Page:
Appel v. Schoeman Updike Kaufman Stern & Ascher L. L.P., 14-cv-2065 (AJN)

CourtUnited States District Courts. 2nd Circuit. United States District Courts. 2nd Circuit. Southern District of New York
Writing for the CourtALISON J. NATHAN, District Judge
PartiesRonit D. Appel, Plaintiff, v. Schoeman Updike Kaufman Stern & Ascher L.L.P., et al., Defendants.
Docket Number14-cv-2065 (AJN)
Decision Date26 March 2015

Ronit D. Appel, Plaintiff,
Schoeman Updike Kaufman Stern & Ascher L.L.P., et al., Defendants.

14-cv-2065 (AJN)


March 26, 2015


ALISON J. NATHAN, District Judge:

On March 25, 2014, this action was removed to this Court from New York State Supreme Court, New York County. Dkt. No. 2. On June 8, 2014, Plaintiff Ronit D. Appel filed an Amended Complaint, which spans 1,271 pages (excluding exhibits), names 30 Defendants, and alleges 224 Causes of Action (i.e., claims), across 2,467 paragraphs. Dkt. Nos. 106, 188. Although Plaintiff is appearing pro se, as an attorney, she is held to the higher standards that are expected of all attorneys appearing before this Court. Corrado v. N.Y. State Unified Court Sys., No. 12-CV-1748 (DLI)(MDG), 2014 U.S. Dist. LEXIS 97818, at *6-7 (E.D.N.Y. July 17, 2014).

Pending before the Court are ten motions to dismiss filed by ten different groups of Defendants: (1) Schoeman Updike Kaufman Stern & Ascher LLP ("Schoeman"), Mindy H. Stern, Beth L. Kaufman, Charles B. Updike, Andrea D. Ascher,1 Susan S. Casero, Cindy Nygaard, and Veronica Law (the "Schoeman Defendants"); (2) Nancy J. Mertzel; (3) Avant-Garde Group, Inc. ("AGG") and Sergei Goloubenko (collectively, the "AGG Defendants"); (4) Reed Smith LLP and Paul E. Breene (the "Reed Smith Defendants"); (5) Interior Construction Corp. ("ICC") and Joseph Bruzzese (collectively, the "ICC Defendants"); (6) French Partners, LLC, the Feil Organization, Inc., Jeffrey Management Corp., and Jeffrey Feil (the "Feil Defendants"); (7) Creative Environment Solutions Corp., Michael J. Rattacasa, and Ivane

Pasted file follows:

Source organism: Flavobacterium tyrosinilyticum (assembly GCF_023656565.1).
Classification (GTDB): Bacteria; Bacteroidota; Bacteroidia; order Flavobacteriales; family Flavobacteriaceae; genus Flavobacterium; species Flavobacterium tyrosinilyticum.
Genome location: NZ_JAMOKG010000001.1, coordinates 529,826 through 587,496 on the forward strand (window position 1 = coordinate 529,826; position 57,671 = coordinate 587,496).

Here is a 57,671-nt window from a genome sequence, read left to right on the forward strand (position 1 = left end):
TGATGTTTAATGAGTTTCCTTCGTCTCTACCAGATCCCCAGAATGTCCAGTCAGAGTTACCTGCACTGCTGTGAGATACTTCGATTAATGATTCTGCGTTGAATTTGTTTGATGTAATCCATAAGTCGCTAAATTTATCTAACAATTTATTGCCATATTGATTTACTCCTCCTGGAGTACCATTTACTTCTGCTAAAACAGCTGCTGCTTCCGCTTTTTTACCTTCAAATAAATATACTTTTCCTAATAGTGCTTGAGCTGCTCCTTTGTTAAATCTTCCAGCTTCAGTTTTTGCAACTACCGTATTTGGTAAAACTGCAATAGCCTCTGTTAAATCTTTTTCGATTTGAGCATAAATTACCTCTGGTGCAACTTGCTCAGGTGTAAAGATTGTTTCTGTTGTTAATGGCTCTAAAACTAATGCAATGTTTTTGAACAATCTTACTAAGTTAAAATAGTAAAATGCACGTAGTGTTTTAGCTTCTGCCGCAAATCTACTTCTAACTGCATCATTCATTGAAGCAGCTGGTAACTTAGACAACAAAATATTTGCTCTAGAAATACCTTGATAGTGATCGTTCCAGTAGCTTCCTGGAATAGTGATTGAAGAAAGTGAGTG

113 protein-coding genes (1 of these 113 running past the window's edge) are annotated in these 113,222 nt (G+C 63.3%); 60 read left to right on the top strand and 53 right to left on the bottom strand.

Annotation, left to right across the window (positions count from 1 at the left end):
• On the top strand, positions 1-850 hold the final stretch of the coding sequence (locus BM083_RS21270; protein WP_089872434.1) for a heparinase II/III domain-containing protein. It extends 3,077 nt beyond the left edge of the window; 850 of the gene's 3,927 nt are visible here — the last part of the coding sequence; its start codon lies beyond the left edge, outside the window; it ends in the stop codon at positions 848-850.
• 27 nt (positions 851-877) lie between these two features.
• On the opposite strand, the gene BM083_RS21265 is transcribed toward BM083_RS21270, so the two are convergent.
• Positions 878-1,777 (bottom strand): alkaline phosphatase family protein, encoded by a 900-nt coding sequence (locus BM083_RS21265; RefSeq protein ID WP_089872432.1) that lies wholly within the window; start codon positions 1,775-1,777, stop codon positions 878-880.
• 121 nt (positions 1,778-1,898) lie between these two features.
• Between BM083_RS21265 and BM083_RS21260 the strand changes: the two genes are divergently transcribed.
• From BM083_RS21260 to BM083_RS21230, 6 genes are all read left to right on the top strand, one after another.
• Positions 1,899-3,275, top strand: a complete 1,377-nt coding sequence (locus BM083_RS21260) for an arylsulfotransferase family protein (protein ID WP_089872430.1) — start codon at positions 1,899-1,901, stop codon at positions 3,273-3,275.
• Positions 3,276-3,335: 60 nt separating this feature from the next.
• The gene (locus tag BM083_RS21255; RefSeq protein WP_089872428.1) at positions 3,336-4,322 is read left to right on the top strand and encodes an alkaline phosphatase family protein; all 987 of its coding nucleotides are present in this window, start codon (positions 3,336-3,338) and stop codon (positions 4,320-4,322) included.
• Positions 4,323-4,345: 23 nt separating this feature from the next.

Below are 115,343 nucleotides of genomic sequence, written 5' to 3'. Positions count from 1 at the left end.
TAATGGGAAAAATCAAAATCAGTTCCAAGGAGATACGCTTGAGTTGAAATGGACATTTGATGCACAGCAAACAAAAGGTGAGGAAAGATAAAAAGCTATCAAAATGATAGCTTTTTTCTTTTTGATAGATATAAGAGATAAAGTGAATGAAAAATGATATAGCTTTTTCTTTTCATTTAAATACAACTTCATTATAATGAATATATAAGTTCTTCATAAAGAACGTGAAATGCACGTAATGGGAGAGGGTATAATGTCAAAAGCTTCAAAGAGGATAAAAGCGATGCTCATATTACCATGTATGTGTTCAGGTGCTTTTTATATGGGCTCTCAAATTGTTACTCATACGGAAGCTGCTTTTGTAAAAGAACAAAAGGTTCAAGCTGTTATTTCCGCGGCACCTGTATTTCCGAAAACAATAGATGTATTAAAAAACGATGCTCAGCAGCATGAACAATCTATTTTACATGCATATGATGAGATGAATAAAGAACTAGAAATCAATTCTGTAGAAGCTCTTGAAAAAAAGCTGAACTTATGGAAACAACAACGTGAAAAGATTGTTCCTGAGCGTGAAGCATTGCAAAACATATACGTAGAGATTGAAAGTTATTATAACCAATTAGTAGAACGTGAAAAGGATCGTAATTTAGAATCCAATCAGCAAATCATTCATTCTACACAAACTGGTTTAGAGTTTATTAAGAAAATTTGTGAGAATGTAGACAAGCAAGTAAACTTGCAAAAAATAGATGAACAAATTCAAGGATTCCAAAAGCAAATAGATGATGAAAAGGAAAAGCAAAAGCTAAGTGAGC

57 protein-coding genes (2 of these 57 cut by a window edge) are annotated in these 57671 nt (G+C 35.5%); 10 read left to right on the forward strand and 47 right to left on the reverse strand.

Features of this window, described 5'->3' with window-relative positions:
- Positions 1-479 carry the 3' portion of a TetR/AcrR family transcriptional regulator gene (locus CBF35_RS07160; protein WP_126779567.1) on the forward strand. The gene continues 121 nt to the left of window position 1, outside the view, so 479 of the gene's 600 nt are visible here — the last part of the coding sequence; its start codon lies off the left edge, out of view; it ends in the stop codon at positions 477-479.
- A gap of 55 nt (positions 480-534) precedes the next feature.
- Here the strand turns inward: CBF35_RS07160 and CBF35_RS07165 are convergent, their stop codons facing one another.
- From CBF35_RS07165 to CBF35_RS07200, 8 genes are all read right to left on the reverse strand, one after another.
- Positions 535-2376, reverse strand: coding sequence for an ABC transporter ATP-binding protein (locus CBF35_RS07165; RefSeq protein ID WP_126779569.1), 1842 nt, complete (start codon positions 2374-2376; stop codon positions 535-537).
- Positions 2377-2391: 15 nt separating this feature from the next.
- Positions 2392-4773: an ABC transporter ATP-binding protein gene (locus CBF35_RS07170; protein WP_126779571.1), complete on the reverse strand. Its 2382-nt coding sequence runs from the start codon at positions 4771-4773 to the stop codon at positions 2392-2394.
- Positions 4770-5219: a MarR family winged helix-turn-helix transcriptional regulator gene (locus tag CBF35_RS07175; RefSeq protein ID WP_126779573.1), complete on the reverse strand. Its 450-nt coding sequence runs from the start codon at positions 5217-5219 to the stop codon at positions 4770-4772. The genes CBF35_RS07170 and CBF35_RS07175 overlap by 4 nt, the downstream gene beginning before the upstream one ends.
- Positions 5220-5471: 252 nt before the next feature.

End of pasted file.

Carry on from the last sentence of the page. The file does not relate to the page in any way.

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Chikhladze (the "Creative Defendants"); (8) H&B Construction Services, Inc. ("H&B"); (9) Madison 96 Associates, LLC ("Madison 96"), Stuart J. Boesky, and Jamison Weiner (collectively, the "Madison 96 Defendants"); and (10) Laurie Zeligson and the Zeligson Firm (the "Zeligson Defendants"). An eleventh group of Defendants—John Francis Borrelli Architect, P.C. and John Francis Borrelli (the "Borrelli Defendants")—moved for summary judgment. The AGG Defendants also moved separately for sanctions under Federal Rule of Civil Procedure 11, 18 U.S.C. § 1927, and this Court's inherent powers. For the reasons stated herein, the Defendants' motions are GRANTED in their entirety.2


Understanding the context for Plaintiff's 224 claims requires an extensive discussion of the allegations in Plaintiff's Amended Complaint, which are presumed to be true for purposes of the motions to dismiss.

A. Plaintiff's Employment History with Schoeman

Plaintiff was employed as an attorney at Schoeman from September 8, 2009 through April 24, 2013, when she was terminated. Am. Compl. ¶ 34. She graduated from the Radzyner School of Law at the Interdisciplinary Center Herzliya in Israel in the top 12% of her class and then commenced an articled clerkship3 at the Israeli firm of Meitar Liquornik Geva & Leshem Brandwein ("Meitar"). Am. Compl. ¶¶ 47-48, 52. After completing her articled clerkship, Plaintiff commenced her employment at Schoeman, which, at the time, was located at 60 East 42nd Street, New York, New York. Am. Compl. ¶ 54.